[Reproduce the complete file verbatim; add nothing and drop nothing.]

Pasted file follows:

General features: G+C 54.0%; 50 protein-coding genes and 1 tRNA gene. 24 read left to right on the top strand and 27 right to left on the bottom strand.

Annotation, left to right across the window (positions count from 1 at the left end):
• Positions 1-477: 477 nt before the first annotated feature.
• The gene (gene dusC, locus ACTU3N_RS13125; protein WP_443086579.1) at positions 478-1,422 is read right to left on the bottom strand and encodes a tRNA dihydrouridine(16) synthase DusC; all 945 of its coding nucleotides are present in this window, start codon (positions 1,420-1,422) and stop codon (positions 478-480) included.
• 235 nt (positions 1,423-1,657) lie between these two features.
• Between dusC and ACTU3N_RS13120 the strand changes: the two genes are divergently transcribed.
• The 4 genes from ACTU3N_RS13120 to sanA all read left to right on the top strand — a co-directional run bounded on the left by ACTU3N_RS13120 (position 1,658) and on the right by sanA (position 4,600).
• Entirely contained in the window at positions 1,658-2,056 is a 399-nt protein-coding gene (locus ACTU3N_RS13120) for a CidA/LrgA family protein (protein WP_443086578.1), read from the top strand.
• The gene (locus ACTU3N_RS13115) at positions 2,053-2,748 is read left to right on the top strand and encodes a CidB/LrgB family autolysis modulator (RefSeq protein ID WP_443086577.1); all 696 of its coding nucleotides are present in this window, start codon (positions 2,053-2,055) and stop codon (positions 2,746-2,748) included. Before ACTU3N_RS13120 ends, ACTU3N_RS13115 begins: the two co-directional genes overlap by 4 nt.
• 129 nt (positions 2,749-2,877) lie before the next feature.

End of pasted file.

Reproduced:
General features: G+C 54.0%; 50 protein-coding genes and 1 tRNA gene. 24 read left to right on the top strand and 27 right to left on the bottom strand.

Annotation, left to right across the window (positions count from 1 at the left end):
• Positions 1-477: 477 nt before the first annotated feature.
• The gene (gene dusC, locus ACTU3N_RS13125; protein WP_443086579.1) at positions 478-1,422 is read right to left on the bottom strand and encodes a tRNA dihydrouridine(16) synthase DusC; all 945 of its coding nucleotides are present in this window, start codon (positions 1,420-1,422) and stop codon (positions 478-480) included.
• 235 nt (positions 1,423-1,657) lie between these two features.
• Between dusC and ACTU3N_RS13120 the strand changes: the two genes are divergently transcribed.
• The 4 genes from ACTU3N_RS13120 to sanA all read left to right on the top strand — a co-directional run bounded on the left by ACTU3N_RS13120 (position 1,658) and on the right by sanA (position 4,600).
• Entirely contained in the window at positions 1,658-2,056 is a 399-nt protein-coding gene (locus ACTU3N_RS13120) for a CidA/LrgA family protein (protein WP_443086578.1), read from the top strand.
• The gene (locus ACTU3N_RS13115) at positions 2,053-2,748 is read left to right on the top strand and encodes a CidB/LrgB family autolysis modulator (RefSeq protein ID WP_443086577.1); all 696 of its coding nucleotides are present in this window, start codon (positions 2,053-2,055) and stop codon (positions 2,746-2,748) included. Before ACTU3N_RS13120 ends, ACTU3N_RS13115 begins: the two co-directional genes overlap by 4 nt.
• 129 nt (positions 2,749-2,877) lie before the next feature.